International Forest Day: Experts highlight the impact of climate change on Belgium's forests

GERMANY-WEATHER-FLOODS
/CHRISTOF STACHE
GERMANY-WEATHER-FLOODS /CHRISTOF STACHE Copyright CE - Service audiovisuel;Stache, Christof;Agence France-Presse (AFP);/UE/AFP/Chritof Stache
Copyright CE - Service audiovisuel;Stache, Christof;Agence France-Presse (AFP);/UE/AFP/Chritof Stache
By Greg Lory
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Forests in Belgium are feeling the effects of climate change, experts have told Euronews.

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Forests are paying a heavy price in the face of climate change. International Forest Day (March 21st) is an opportunity to sound the alarm. 

In Belgium, repeated droughts and heat waves have weakened ecosystems in local forests, which are particularly affected by insects like bark beetles.

"The bark beetles attack the trees that are established," explains Pierre Peltzer, a silviculturist. "So we cut down the trees attacked by bark beetles and that created clearings. And this winter we had, until the end of last week, quite significant storm winds which knocked down the spruces which were at the edge of the clearing."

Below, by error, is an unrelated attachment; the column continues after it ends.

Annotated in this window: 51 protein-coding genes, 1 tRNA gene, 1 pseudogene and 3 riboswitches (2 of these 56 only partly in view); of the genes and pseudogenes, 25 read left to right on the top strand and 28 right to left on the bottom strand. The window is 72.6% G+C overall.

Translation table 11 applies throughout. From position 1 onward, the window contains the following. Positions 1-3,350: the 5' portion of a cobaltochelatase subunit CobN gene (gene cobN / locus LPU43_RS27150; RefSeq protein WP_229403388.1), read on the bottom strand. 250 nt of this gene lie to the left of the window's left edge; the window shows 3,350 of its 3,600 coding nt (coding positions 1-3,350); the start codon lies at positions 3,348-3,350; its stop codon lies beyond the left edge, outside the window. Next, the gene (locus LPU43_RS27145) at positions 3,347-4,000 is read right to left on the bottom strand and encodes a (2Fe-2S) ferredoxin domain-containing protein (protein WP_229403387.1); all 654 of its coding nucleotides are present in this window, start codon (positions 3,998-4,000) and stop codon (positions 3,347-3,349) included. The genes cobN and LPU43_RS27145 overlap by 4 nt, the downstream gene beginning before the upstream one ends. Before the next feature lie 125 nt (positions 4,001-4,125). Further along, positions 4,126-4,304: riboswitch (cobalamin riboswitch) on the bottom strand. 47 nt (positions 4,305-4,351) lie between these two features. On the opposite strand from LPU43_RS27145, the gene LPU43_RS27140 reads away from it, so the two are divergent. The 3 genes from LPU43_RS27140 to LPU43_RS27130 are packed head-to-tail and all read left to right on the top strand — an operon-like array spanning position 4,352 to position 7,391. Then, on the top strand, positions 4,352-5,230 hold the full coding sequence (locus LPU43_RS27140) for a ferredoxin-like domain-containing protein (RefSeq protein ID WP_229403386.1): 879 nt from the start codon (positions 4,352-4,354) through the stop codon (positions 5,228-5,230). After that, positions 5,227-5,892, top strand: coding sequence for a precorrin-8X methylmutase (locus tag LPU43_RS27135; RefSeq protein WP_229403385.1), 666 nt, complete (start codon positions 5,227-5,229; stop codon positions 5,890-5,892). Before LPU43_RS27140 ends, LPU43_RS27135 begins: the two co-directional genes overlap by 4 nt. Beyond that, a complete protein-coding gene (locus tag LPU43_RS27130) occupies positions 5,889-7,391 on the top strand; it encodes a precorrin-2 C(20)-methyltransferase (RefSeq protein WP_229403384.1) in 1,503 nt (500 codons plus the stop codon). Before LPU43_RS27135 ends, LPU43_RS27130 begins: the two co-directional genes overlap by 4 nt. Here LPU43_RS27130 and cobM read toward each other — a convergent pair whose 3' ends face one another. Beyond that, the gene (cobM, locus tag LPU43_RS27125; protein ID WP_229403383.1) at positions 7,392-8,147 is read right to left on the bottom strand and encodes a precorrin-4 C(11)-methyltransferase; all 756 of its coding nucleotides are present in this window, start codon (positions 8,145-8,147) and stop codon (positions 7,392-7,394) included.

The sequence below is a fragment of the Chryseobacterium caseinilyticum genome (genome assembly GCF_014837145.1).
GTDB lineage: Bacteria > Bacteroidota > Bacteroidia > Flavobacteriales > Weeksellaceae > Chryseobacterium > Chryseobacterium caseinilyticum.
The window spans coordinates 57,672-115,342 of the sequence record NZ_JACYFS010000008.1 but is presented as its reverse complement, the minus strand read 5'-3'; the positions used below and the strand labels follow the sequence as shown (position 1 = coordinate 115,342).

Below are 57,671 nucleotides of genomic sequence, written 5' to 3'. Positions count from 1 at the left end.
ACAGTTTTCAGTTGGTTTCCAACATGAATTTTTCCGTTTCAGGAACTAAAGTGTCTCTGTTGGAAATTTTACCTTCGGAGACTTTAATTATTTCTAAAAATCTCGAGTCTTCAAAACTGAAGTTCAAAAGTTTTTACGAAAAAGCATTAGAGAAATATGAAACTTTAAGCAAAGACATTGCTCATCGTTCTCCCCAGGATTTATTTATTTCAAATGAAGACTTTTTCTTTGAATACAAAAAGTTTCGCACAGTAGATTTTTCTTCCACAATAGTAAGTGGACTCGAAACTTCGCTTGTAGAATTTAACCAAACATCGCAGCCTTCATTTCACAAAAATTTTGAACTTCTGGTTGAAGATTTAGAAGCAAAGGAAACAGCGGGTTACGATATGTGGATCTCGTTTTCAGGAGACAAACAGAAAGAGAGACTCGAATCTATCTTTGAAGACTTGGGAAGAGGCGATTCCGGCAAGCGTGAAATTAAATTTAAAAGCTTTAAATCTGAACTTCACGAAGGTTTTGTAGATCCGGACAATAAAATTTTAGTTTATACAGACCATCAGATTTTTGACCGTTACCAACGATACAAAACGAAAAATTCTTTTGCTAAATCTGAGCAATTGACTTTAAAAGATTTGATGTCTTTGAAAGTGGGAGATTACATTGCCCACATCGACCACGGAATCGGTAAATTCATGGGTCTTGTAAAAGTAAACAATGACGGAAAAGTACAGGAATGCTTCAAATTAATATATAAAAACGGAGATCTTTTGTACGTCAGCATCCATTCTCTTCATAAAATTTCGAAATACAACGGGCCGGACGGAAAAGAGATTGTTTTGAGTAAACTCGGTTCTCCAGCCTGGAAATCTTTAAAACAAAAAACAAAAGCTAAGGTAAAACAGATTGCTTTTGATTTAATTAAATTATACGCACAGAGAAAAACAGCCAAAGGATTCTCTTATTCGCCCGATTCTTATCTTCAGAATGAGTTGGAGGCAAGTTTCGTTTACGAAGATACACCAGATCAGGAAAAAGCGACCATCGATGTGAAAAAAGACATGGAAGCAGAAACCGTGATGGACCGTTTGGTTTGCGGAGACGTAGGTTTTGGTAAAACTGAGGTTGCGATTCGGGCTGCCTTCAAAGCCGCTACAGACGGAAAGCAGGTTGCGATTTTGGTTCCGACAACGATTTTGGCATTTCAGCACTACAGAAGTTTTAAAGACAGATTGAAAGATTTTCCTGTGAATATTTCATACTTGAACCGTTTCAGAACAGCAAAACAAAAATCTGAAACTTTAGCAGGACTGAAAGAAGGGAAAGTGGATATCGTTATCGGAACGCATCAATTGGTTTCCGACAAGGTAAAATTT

Climate change is also interfering with the natural cycle. Leaves and flowers appear earlier in the season and always fall later in the autumn. This phenomenon then disrupts the entire ecosystem.

"Vegetation is at the base of the food chain and we notice that certain species know how to adapt - like caterpillars which hatch earlier since their food, the leaves, arrive earlier," says Corentin Rousseau from WWF Belgium. "But some species such as migratory birds arrive too late, the peak of caterpillars is already reached. And they have less food to feed their young. So we have seen their population decline for a few decades unfortunately."

One of the answers to save forests is to plant new species from warmer climates.

"The Arboretum project aims to find species of tree in other climates, warmer and drier, with the idea of ​​testing the performances of these trees in terms of resistance to drought, in terms of resistance to pathogens and insects that are with us, and in terms of growth," explains Nicolas Dassonville from the Royal Belgian Forest Society.

Globally, forests are home to 80 per cent of terrestrial biodiversity. They also store carbon and filter rainwater.

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